The U.S. Securities and Exchange Commission (SEC) is requesting documents related to PayPal’s relatively new stablecoin, PYUSD. The payments giant is reportedly complying with the request, it disclosed in a quarterly report.
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This marks the latest in a series of regulatory actions against the crypto industry taken by the securities regulator led by Chairman Gary Gensler. Notably, the SEC filed suit against the Binance-brand BUSD stablecoin issued by Paxos in March. PayPal’s stablecoin is also a product co-managed by Paxos.
To many observers, this latest subpoena, which could but does not necessarily have to lead to an official lawsuit, reeks of the SEC “picking winners” in the emergent world of crypto. In a sub-sector dominated by crypto natives, PayPal was the first major fintech to launch a stablecoin, followed shortly after by VISA.
At launch, in the depths of “crypto winter,” PayPal’s entrance signaled a strong show of support for the technology, which many see as beneficial to U.S. interests. Stablecoins are primarily denominated in U.S. dollars, and so arguably increase global demand for and access to greenbacks, which could be said to bolster U.S.’ monetary hegemony.
Though the PYUSD launch was also a controversial move. Rep. Maxine Waters (D-CA), who until recently led the important House Financial Services Committee (from 2019 to 2023), said she was “deeply concerned” about the stablecoin in August. Stablecoins are a significant point of contention for U.S. lawmakers and regulators, and one of the few areas of crypto where progress is being made on the legislative front.
Waters has said the “issuance of a new form of money” requires “federal guardrails.”
But this may not actually be true. As Jesse Austin Campbell (who goes by his middle name) said, there is a massive exception to the so-called “Howey Test,” the guideline used by the SEC to determine what falls under its remit, which will likely be cited to argue that PYUSD is an “investment contract” under existing securities laws if the SEC decides to file suit.
“The problem is … if you are already in a more restrictive regulatory regime,” Campbell said. “That is to say, you know what's not captured by Howey? Banking activities and insurance — your JPMorgan checking account is not a security even if it pays you interest.”
By all accounts, PayPal followed the rules when launching PYUSD, a product that is overseen by the New York Department of Financial Services (NYDFS), one of the foremost financial regulators in the world.
Then there’s the open question of whether stablecoins, a type of blockchain-based asset meant to keep a monetary peg, could even be said to resemble securities. I asked Campbell for a good faith interpretation of the SEC’s argument:
“I think what the SEC would say to these things is “guys, we believe this is a securities arrangement,” because if you look at Howey as a coherent whole (not the specific four-prong test), the principles-based thrust of it is that if a ‘collective enterprise’ exists to make money than that is a securities arrangement. I think you really have to simplify it down to that level.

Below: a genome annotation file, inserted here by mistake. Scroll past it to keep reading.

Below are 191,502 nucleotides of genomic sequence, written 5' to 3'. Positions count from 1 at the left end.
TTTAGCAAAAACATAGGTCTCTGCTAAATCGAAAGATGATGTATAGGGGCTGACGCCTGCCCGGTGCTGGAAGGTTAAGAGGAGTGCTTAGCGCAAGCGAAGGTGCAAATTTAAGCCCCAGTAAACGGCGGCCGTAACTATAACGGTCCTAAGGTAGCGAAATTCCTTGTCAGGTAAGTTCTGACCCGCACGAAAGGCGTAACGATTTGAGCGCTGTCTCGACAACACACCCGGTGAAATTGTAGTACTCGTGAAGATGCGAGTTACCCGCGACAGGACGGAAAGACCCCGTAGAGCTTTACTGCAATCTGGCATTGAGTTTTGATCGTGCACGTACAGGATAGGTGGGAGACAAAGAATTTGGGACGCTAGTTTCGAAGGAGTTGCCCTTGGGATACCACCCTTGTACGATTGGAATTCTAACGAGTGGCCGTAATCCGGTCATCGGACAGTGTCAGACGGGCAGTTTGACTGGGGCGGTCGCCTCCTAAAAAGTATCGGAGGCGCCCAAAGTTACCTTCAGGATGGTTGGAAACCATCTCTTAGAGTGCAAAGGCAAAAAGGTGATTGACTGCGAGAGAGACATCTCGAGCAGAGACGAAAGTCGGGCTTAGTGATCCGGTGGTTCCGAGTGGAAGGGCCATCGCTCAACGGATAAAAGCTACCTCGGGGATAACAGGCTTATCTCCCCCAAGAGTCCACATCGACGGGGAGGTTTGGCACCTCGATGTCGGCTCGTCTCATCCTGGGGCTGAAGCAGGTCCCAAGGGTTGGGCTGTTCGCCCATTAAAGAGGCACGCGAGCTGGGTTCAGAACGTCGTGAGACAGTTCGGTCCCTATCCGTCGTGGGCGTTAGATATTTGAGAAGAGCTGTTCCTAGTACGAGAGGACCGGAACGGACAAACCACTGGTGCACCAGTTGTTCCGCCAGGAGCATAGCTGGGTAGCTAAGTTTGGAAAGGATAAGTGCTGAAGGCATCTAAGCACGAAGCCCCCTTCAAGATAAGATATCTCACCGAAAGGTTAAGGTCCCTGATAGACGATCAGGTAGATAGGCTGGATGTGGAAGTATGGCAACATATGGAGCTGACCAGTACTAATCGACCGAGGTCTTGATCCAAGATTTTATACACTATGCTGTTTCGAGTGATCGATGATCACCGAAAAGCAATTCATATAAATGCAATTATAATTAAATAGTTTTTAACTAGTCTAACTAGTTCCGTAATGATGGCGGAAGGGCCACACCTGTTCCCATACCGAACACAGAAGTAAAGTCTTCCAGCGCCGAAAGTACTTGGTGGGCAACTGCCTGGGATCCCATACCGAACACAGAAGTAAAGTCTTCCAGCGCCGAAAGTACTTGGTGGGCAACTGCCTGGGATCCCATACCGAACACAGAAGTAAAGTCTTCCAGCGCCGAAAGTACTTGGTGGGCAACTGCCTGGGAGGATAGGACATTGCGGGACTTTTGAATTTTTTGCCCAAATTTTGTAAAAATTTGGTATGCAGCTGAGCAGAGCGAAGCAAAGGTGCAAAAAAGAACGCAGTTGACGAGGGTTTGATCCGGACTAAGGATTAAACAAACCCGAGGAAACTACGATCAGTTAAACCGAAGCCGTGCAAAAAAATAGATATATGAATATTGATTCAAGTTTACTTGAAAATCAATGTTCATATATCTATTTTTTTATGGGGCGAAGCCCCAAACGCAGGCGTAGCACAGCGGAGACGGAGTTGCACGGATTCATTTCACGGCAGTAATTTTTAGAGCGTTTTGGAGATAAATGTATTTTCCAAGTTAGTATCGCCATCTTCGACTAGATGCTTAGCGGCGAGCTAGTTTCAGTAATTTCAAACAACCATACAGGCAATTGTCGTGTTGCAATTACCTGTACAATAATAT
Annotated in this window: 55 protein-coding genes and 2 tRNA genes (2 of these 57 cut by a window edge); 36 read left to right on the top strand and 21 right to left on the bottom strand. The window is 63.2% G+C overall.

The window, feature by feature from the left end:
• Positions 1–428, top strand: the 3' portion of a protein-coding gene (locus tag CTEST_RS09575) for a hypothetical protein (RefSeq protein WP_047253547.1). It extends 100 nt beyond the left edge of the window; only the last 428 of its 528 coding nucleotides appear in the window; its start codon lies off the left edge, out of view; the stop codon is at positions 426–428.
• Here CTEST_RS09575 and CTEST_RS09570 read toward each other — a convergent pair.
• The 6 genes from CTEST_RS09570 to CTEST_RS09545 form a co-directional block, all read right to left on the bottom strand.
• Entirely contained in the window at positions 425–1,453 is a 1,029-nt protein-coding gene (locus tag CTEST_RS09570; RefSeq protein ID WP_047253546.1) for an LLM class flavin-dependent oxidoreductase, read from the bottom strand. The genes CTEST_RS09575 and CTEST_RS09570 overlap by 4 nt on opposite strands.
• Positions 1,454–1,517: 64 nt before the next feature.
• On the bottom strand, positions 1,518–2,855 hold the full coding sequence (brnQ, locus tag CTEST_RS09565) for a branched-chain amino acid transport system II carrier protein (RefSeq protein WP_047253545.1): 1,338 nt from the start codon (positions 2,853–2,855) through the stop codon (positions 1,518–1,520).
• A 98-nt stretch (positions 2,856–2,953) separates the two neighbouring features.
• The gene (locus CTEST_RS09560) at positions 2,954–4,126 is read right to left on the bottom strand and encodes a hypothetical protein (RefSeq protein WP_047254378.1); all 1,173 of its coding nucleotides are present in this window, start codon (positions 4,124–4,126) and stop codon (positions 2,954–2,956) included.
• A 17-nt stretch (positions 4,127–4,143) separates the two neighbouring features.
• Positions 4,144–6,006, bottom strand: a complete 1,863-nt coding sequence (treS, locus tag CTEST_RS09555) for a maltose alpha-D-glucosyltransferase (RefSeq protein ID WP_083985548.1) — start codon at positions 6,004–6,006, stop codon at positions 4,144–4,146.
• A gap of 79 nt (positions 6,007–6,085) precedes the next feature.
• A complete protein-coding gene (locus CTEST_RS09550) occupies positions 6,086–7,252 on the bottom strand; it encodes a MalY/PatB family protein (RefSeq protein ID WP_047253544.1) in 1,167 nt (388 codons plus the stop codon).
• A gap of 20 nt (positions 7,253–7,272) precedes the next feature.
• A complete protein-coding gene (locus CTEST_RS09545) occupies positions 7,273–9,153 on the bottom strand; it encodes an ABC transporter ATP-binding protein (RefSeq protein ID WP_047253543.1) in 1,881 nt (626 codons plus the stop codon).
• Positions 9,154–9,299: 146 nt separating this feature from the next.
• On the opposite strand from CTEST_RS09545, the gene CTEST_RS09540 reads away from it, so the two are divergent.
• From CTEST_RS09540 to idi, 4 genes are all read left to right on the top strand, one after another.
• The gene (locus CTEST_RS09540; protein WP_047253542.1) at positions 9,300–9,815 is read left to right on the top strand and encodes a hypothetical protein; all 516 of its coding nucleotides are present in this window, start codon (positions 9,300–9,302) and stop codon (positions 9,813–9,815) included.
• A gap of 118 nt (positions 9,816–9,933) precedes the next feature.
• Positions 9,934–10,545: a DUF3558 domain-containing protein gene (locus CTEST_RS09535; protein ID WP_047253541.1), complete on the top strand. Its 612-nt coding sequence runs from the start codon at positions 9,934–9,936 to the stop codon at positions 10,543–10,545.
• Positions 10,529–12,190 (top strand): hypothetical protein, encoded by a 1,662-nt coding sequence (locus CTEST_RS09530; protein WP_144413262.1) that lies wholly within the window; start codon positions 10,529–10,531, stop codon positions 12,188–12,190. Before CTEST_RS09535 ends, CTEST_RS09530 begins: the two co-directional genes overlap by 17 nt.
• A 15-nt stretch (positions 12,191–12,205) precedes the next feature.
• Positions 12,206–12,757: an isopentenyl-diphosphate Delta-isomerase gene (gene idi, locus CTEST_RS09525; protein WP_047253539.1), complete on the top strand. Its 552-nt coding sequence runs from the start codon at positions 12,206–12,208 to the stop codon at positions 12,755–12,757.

“PayPal and Paxos have a joint commercial arrangement to create this stablecoin — that they’re going to issue, not sell, to people — so as a result of that issuance there is a collective enterprise to make profits, and therefore it’s security.”
The only problem with that reading, Campbell said, is that under existing securities rules, the “profits” in question would need to come from a “collective enterprise” where the “expectation of profits” primarily comes through the “efforts of others.”
It seems almost silly to say this, but PayPal and Paxos are in this arrangement together. The effort is theirs. “This kind of asks the question, ‘where's the outside money coming from,’” Campbell said.
The obvious response here would be, well, people who send money to PayPal to receive stablecoins that they can use on- and off-platform. That money is then supposed to be stored by PayPal and Paxos in a reserves fund, which may or may not reinvest the capital to earn interest — the same type of arrangement that had made Tether and Circle, the two largest stablecoin issuers, into cash cows.
The only trouble is — whether or not these types of enterprises pay out a portion of those reinvested returns to stablecoin users or minters, which to my knowledge isn’t being discussed for PYUSD anyway, but would complexify the idea of a “collective enterprise’s profits” — this same type of arrangement would apply to any number of financial tools that are decidedly NOT securities.
See also: What's Wrong With PayPal's Stablecoin? | Opinion
Stablecoins, in this sense, resemble checking accounts, giftcards, reward points and … PayPal’s primary product — the cash-equivalent tokens used for online money transfers.
Campbell referred to this situation as a “reductio ad absurdum.” Effectively, the SEC can say anything is a security as long as they say it is. To be fair, others like crypto-focused lawyers Brian Frye and Lewis Cohen have made similar remarks, in part because the Howey Test is vague enough, technically, where any purchase that could lead to a profit — from fine art to collectible sneakers — could be considered a securities offering.
The question is: where to draw the line.
“If everything is a security so long as the SEC wants to define it that way, then from a legal perspective you could argue nothing is a security, because this undermines the entire premise of securities law,” Campbell said.
CORRECTION (NOV. 2, 2023 19:30 UTC): Original version of this article erroneously referred to the SEC's subpoena as a "Well's notice."